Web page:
Starke County is in the heart of farm country in northwestern Indiana. It is a part of Indiana's planning region IV that is administered by the Kankakee-Iroquois Regional Plan Commission. About 12 percent of the land in the county has undergone urban and residential development; the remaining 88 percent is agricultural land or woodland. The first permanent settlement was established about 1840 near Ober. The settlers found and essentially flat landscape interrupted by occasional sand hills and small lakes. The level nonswampy area were flat weed prairies or dense groves of oak. A large part of the southern half of the county was swampy. In fact, much of the county was wetland. English Lake, a large but shallow lake, was in effect a widening of the Kankakee River near the confluence of the Kankakee and Yellow Rivers. It was drained when extensive channel improvements were made in the Kankakee River. The mouth of the Yellow River was described as being lost in a wild jungle of tall water grasses, weeds, wooded tussocks, and other water plants and resembled Lake Okeechobee in Florida (Thompson, 1886).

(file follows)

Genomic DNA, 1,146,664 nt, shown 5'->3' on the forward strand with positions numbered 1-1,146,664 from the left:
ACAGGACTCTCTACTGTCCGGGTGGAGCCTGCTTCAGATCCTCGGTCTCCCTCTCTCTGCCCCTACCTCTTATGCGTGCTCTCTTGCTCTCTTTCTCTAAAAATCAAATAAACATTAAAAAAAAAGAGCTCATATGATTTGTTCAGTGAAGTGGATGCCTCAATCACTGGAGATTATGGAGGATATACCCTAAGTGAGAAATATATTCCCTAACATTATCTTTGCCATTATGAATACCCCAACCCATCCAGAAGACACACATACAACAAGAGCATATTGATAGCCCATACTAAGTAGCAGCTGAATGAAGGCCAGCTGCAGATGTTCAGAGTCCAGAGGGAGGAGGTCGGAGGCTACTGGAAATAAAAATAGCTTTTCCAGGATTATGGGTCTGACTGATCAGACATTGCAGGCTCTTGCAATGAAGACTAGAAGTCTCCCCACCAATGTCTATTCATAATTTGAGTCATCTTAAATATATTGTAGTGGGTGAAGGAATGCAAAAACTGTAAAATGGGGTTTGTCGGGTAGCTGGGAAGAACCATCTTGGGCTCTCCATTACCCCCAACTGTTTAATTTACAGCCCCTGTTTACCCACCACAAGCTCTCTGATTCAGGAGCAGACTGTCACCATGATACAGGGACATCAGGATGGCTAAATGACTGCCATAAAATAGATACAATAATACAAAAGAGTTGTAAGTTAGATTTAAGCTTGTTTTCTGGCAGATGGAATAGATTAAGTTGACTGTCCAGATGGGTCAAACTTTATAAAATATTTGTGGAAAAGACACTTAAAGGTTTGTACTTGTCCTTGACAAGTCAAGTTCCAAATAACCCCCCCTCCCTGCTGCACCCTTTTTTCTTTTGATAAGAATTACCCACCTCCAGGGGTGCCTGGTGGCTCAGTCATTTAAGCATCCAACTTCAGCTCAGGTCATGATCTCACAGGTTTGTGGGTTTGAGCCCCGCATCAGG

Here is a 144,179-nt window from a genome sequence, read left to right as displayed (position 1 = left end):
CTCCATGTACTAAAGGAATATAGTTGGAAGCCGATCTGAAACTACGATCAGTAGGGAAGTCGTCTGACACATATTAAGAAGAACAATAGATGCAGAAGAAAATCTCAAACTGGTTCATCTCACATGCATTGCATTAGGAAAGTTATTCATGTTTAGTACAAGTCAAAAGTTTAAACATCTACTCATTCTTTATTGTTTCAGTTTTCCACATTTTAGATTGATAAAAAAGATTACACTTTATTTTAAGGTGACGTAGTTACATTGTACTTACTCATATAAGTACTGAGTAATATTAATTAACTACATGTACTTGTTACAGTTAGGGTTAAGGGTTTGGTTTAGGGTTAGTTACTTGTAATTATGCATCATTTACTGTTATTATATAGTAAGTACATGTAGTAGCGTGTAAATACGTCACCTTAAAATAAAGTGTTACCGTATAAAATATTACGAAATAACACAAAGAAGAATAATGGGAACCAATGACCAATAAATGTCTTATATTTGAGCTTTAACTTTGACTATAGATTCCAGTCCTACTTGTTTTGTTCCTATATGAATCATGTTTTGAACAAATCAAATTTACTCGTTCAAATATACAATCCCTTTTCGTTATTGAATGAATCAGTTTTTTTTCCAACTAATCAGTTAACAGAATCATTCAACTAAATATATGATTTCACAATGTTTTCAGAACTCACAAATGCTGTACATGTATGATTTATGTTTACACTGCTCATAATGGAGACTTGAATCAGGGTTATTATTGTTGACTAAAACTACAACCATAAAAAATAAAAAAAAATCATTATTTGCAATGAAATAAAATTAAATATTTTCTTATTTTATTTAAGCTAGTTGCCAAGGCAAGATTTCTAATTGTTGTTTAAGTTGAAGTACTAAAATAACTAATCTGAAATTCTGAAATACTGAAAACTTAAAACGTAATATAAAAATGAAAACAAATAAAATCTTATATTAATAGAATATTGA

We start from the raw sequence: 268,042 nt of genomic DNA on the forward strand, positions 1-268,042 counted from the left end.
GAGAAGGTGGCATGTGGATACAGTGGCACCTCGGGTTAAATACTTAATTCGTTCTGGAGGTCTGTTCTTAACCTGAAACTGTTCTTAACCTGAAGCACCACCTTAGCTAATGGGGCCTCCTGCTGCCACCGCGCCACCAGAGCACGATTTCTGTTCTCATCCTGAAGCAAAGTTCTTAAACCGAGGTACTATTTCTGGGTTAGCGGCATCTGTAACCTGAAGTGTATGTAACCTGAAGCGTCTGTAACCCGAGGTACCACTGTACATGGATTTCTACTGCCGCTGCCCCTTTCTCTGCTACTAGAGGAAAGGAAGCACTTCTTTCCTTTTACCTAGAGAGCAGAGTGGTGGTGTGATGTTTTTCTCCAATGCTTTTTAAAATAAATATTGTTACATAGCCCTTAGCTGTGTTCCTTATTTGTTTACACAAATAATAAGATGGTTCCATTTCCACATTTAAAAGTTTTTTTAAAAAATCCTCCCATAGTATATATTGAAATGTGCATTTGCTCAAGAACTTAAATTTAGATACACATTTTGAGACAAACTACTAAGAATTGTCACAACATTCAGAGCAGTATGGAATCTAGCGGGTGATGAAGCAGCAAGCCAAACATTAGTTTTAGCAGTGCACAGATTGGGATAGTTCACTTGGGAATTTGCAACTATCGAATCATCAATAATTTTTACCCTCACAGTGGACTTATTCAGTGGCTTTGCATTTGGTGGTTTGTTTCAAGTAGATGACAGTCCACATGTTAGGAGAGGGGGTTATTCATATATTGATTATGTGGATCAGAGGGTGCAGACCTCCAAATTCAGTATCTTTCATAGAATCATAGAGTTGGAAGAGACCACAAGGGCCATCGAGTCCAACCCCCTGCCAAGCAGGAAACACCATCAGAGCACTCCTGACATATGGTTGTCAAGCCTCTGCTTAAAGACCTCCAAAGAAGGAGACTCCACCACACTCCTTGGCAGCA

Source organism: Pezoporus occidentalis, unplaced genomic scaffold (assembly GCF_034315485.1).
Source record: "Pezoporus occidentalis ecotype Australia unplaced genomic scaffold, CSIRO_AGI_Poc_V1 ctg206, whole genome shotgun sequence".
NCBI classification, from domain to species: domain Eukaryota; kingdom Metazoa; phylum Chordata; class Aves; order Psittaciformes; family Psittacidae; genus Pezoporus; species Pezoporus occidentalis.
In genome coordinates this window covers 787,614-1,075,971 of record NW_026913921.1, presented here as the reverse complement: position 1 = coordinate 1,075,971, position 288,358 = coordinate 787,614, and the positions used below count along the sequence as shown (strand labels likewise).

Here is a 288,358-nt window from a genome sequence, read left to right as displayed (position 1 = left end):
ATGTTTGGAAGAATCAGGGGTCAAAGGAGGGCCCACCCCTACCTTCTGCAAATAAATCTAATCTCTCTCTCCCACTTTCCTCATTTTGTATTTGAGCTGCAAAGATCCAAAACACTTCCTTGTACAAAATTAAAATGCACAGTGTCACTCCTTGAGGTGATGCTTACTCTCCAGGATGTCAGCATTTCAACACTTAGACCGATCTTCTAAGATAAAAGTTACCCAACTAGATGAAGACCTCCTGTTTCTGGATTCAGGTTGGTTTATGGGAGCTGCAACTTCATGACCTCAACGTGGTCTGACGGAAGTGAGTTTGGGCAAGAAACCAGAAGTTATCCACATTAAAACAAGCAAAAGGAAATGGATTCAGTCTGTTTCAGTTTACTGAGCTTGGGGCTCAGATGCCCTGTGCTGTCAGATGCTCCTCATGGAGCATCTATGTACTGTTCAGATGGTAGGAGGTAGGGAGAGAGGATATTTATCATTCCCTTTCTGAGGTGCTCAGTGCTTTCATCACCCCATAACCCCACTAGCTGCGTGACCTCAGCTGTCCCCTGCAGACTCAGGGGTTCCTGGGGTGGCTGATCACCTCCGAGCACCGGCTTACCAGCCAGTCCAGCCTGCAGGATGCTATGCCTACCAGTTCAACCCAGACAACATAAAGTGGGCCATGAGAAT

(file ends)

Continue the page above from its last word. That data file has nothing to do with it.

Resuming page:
Hartke, E. J., 1984, Geology for environmental planning in Starke County, Indiana: Indiana Geological Survey Occasional Paper 42, 13 p., 8 figs.
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